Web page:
Faculty Candidate Seminar - Debra Wunch


 
05/16/2018 - 1:00pm

SCRIPPS INSTITUTION OF OCEANOGRAPHY FACULTY CANDIDATE SEMINAR:  Trace Gases in the Atmosphere


DATE:          May 16th, Wednesday, 1p.m.  

LOCATION:     Eckart Lecture Hall
 
SPEAKER:      Debra Wunch, Ph.D.
            
            
TITLE:  Using remote sensing of atmospheric trace gases to learn about the carbon cycle

 


ABSTRACT:
 
The carbon cycle describes the flow of carbon, typically in the form of carbon dioxide or methane, between the atmosphere, oceans and land. It is influenced by changes in the sources and sinks of carbon, including anthropogenic releases (fossil fuel burning), changes in land use, the respiration and photosynthesis of plants, and the uptake and release by oceans. The main challenges in carbon cycle research today are to identify the sources and sinks of greenhouse gases to the atmosphere at a range of spatiotemporal scales, and to understand how the natural components of the carbon cycle will respond to human emissions. 

Atmospheric measurements of carbon dioxide and other greenhouse gases are crucial for quantifying their sources and sinks and monitoring their long-term trends. Our longest, most precise and accurate atmospheric records of the gases have been made in situ near the ground. In the past decade or so, significant improvements in remote sensing have made it possible to measure these trace gases remotely from the ground and from space with the precision and accuracy needed to advance our understanding of the carbon cycle. In this talk, I will focus on what we have learned from the Total Carbon Column Observing Network (TCCON), a ground-based remote sensing network that measures carbon dioxide, methane, and other trace gases. I will also discuss NASA’s Orbiting Carbon Observatory-2 (OCO-2), the satellite for which TCCON provides the primary validation dataset.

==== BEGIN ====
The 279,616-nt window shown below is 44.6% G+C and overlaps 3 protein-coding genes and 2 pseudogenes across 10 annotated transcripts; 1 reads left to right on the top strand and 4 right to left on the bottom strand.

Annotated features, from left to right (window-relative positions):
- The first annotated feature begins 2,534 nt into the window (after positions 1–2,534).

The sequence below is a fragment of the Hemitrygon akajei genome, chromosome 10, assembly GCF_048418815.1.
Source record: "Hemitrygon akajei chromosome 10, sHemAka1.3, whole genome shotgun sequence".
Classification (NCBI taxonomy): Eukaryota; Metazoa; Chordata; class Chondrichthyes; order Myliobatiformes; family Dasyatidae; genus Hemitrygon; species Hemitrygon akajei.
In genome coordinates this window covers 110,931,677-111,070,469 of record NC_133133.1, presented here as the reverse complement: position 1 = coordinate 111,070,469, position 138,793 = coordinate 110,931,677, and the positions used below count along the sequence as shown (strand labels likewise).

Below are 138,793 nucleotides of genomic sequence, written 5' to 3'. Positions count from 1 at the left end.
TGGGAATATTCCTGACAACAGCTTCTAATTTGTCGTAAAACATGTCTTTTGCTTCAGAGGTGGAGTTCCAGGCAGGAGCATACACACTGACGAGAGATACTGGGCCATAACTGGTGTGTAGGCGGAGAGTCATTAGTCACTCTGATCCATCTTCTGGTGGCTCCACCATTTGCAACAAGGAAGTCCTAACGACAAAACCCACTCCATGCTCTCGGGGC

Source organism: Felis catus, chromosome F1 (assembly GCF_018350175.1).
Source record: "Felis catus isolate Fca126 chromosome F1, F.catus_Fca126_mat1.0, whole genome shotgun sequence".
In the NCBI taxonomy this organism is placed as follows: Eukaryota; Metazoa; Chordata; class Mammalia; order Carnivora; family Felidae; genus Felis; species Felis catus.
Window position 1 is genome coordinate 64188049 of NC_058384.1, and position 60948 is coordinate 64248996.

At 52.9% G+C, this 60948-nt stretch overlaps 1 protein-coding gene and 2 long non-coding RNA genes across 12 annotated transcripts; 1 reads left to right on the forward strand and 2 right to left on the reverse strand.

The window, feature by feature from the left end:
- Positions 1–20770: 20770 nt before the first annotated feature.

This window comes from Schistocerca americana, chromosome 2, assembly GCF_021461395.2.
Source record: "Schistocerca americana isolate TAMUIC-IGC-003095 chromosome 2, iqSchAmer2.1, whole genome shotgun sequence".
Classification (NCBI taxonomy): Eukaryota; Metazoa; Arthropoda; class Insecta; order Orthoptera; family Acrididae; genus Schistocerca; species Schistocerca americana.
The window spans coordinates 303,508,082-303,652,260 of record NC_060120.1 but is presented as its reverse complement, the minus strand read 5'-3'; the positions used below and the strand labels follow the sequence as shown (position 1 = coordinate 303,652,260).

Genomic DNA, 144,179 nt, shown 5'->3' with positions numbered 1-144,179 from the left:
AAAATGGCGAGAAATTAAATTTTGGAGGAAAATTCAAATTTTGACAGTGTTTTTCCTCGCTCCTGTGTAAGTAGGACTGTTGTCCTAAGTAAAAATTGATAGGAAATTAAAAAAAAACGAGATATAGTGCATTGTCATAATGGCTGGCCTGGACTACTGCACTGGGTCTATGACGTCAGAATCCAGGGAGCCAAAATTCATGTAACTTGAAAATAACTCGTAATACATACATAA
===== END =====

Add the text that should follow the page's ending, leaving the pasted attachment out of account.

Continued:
Faculty Host:  Vicki Grassian (vhgrassian@ucsd.edu)
For more information on this event, contact: 
lcosti@ucsd.edu
Event Calendar: 
Location: 
Eckart Lecture Hall room 227j